This initiative ties in with the Commissioner’s mandate to promote the advancement of both official languages. It also aims to follow up on the 2013 Report of the Select Committee on the Revision of the Official Languages Act in which the Committee expressed hope that “the Commissioner make greater efforts to improve public awareness of [her] role.”

The public can consult and print the first two factsheets on language rights by going to the website of the Office of the Commissioner at www.officiallanguages.nb.ca.

For more information, please contact:

Hugues Beaulieu
Director of Public Affairs and Research
506-444-4229 or 1-888-651-6444
Hugues.Beaulieu@gnb.ca

About the Commissioner of Official Languages

The Commissioner of Official Languages for New Brunswick is an independent officer of the Legislative Assembly. Her role is to protect the language rights of the members of the Anglophone and Francophone communities and to promote the advancement of both official languages.

November 20, 2014

Language rights of New Brunswickers explained

Fredericton, November 20, 2014 – The Office of the Commissioner of Official Languages for New Brunswick is releasing today on its website the first in a series of factsheets on the language rights of New Brunswickers. This first factsheet describes the linguistic obligations that provincial departments and Crown corporations have towards citizens.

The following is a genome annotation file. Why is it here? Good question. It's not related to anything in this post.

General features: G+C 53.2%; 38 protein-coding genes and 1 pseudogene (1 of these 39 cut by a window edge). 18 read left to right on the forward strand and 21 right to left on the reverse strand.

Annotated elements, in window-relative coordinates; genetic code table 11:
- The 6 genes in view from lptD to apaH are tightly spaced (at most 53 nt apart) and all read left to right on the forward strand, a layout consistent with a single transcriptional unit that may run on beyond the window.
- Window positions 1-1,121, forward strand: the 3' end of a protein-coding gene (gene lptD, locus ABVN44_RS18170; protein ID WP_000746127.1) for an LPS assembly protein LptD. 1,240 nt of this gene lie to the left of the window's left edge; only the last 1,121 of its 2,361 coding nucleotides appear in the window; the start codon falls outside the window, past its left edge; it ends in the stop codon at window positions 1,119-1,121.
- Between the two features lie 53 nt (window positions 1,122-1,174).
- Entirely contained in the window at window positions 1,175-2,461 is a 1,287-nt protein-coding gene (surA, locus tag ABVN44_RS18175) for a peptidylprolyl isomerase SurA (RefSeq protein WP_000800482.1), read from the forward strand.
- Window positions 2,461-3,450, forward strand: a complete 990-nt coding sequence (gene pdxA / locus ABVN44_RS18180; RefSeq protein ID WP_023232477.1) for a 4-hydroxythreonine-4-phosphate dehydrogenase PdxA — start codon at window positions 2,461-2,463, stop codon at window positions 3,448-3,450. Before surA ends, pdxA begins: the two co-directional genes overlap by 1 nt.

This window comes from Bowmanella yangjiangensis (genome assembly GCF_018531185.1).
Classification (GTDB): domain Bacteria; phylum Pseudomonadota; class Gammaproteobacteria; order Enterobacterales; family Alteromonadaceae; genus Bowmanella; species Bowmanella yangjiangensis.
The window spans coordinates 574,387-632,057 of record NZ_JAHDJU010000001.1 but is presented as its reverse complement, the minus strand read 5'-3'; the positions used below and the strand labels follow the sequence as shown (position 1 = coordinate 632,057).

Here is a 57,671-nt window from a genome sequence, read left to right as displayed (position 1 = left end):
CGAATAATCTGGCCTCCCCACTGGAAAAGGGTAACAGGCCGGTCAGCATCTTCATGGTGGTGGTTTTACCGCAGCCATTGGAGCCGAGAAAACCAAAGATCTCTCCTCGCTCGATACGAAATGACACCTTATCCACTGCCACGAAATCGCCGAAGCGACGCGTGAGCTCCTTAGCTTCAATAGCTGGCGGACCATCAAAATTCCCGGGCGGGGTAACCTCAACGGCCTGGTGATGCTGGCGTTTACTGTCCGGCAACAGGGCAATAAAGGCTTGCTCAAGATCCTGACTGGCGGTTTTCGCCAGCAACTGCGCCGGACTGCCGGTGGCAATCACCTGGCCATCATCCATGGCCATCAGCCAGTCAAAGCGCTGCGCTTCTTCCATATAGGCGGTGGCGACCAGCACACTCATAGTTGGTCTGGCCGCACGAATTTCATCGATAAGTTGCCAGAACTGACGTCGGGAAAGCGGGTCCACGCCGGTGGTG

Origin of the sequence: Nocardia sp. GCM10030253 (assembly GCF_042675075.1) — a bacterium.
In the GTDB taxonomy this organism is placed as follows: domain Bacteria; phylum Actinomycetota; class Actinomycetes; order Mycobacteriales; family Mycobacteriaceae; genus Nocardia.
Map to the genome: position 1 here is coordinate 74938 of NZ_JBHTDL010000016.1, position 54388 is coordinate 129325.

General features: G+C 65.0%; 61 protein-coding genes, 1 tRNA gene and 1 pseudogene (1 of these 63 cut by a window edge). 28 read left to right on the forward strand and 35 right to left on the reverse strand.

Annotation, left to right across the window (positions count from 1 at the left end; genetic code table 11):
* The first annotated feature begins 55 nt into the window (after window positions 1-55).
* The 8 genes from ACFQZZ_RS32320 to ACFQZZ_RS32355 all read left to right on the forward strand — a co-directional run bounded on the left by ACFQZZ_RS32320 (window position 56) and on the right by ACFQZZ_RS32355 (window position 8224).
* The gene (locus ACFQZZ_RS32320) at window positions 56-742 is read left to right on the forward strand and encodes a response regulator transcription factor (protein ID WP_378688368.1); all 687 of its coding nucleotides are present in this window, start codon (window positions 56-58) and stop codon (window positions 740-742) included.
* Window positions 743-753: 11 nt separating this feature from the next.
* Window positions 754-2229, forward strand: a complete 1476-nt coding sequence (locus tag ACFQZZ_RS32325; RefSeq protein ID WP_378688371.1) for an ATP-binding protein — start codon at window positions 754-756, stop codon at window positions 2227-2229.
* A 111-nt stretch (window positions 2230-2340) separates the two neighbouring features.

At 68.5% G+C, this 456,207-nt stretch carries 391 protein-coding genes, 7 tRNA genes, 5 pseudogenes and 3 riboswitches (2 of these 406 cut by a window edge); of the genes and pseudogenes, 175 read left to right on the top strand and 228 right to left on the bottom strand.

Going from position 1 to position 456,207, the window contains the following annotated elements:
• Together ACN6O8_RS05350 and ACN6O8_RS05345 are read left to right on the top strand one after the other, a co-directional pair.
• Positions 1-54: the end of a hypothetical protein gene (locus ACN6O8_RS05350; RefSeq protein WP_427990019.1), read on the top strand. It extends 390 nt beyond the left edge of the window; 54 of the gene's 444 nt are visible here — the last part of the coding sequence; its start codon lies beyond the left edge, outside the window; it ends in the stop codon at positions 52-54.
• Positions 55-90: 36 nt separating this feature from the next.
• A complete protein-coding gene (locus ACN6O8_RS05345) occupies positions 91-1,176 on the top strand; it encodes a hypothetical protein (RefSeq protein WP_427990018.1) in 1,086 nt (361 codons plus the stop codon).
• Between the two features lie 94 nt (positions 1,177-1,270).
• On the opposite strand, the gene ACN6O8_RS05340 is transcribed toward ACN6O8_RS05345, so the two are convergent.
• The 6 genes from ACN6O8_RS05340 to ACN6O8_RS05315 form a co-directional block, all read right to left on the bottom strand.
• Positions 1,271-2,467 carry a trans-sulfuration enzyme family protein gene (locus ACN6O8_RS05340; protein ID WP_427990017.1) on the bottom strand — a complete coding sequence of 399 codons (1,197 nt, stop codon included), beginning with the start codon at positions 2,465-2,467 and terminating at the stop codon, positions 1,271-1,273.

“Language rights are fundamental rights,” said Official Languages Commissioner Katherine d’Entremont. “Citizens must know exactly what their language rights are in order to be able to exercise them fully. The goal of this series of factsheets is to explain these rights in plain language, while highlighting other aspects of official languages.”

This first factsheet points out that public bodies must actively offer their services in both English and French.

“The active offer of service means that, from the moment of first contact, the employee has the obligation to inform the citizen that services are available in both languages,” the Commissioner said. “Therefore, it is not up to citizens to request service in their language; rather, employees must offer it to them. Once a citizen has chosen a language, that choice must be respected throughout the chain of service.”

The Commissioner indicated that an employee should never attempt to determine if a citizen speaks the other official language once the citizen has expressed his or her language of choice. “The language of choice lies with the citizen, not with the employee.”